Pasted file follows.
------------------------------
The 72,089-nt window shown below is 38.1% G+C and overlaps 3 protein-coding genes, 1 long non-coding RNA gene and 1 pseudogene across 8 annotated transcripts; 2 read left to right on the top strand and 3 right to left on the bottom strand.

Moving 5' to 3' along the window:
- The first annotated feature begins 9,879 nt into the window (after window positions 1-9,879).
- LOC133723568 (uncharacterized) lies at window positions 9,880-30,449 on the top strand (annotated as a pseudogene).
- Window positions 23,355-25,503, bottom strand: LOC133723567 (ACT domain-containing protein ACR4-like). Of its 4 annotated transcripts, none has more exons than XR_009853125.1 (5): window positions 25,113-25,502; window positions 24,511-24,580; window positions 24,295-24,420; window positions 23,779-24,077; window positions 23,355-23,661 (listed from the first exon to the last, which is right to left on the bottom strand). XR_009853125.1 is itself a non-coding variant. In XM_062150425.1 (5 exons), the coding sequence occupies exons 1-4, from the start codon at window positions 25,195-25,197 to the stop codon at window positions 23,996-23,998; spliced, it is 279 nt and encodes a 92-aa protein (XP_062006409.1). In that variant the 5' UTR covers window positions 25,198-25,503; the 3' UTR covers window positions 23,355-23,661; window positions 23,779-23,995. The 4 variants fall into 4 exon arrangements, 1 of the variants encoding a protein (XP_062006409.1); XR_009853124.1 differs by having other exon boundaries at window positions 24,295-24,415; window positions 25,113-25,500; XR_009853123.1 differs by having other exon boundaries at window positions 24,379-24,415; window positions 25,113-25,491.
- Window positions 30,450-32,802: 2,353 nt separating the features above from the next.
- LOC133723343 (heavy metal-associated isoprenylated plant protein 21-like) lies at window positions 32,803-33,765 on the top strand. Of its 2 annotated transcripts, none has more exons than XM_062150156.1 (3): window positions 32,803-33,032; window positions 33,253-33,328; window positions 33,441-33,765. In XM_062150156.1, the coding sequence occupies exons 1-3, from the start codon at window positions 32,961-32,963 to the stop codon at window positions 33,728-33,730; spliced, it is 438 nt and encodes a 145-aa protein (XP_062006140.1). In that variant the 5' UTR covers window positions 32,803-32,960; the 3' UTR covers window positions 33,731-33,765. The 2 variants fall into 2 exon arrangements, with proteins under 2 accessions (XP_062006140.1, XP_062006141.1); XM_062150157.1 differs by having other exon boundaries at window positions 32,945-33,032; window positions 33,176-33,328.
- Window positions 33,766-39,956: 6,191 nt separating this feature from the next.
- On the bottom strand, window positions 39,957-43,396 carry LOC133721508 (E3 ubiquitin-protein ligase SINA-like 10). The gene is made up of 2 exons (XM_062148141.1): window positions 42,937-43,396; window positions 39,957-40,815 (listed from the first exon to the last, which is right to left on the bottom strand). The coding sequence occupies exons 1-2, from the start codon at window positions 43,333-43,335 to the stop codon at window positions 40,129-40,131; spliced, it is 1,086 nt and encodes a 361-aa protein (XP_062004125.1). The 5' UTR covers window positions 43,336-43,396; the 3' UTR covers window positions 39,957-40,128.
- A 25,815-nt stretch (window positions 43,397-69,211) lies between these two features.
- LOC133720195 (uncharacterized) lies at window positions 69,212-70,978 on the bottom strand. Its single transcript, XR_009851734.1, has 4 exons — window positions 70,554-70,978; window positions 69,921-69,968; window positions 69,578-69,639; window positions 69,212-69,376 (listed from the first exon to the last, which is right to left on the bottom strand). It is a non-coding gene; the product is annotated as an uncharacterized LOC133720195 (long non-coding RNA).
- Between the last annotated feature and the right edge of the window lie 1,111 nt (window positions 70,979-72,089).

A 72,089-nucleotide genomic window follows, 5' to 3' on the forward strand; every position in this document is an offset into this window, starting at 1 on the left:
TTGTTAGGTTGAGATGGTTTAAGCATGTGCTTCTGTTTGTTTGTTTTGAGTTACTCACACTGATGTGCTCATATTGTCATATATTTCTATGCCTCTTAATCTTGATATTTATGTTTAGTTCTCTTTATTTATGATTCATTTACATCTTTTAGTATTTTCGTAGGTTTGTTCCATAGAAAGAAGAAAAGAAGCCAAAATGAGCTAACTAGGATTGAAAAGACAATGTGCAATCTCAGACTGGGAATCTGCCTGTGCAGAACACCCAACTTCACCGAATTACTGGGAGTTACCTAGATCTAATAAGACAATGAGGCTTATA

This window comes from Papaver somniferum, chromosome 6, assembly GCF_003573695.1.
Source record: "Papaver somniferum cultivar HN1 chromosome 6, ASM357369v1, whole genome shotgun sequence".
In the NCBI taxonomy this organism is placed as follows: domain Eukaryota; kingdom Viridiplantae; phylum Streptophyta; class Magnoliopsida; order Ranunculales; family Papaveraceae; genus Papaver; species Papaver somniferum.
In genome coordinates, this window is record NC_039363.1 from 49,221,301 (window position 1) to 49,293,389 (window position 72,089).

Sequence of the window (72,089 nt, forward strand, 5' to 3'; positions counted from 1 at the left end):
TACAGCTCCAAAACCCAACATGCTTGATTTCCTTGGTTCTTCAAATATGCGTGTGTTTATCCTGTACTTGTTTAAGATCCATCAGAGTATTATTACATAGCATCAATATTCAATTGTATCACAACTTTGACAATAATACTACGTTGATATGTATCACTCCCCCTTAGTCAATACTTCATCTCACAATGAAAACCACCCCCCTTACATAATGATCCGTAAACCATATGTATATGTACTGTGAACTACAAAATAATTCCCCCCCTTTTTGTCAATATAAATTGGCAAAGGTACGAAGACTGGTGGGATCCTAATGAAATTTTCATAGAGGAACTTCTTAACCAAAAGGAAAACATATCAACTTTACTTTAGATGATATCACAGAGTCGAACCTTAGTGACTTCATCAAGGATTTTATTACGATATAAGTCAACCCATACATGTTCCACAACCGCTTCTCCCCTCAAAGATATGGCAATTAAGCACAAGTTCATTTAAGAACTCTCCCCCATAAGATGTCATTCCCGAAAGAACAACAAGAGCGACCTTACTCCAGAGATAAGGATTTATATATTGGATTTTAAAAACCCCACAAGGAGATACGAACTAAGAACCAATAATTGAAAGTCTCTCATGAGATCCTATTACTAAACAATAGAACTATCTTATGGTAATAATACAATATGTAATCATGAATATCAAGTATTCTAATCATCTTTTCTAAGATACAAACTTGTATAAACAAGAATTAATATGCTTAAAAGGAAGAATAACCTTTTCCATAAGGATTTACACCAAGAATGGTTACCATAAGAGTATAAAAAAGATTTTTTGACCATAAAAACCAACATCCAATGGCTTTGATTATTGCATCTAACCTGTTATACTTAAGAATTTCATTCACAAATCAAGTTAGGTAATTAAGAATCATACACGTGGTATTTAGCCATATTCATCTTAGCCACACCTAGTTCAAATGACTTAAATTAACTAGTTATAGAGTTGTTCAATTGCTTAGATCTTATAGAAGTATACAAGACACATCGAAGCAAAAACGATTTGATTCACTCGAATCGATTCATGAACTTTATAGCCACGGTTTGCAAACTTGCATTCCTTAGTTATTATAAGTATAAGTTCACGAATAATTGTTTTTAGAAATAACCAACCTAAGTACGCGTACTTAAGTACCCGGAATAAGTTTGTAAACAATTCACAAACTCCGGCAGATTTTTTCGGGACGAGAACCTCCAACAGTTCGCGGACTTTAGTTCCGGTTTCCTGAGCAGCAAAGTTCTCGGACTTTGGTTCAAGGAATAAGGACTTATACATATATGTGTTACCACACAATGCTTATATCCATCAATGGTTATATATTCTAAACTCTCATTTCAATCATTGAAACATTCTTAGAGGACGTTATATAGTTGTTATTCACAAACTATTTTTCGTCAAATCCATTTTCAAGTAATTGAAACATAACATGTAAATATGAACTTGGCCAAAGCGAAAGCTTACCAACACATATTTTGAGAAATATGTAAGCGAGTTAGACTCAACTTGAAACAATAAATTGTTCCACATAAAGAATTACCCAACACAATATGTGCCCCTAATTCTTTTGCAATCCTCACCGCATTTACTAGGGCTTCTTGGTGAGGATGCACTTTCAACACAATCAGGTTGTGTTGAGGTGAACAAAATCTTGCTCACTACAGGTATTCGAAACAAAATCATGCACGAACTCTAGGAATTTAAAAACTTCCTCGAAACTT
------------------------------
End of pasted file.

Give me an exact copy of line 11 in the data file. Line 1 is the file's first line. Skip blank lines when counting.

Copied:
- LOC133720195 (uncharacterized) lies at window positions 69,212-70,978 on the bottom strand. Its single transcript, XR_009851734.1, has 4 exons — window positions 70,554-70,978; window positions 69,921-69,968; window positions 69,578-69,639; window positions 69,212-69,376 (listed from the first exon to the last, which is right to left on the bottom strand). It is a non-coding gene; the product is annotated as an uncharacterized LOC133720195 (long non-coding RNA).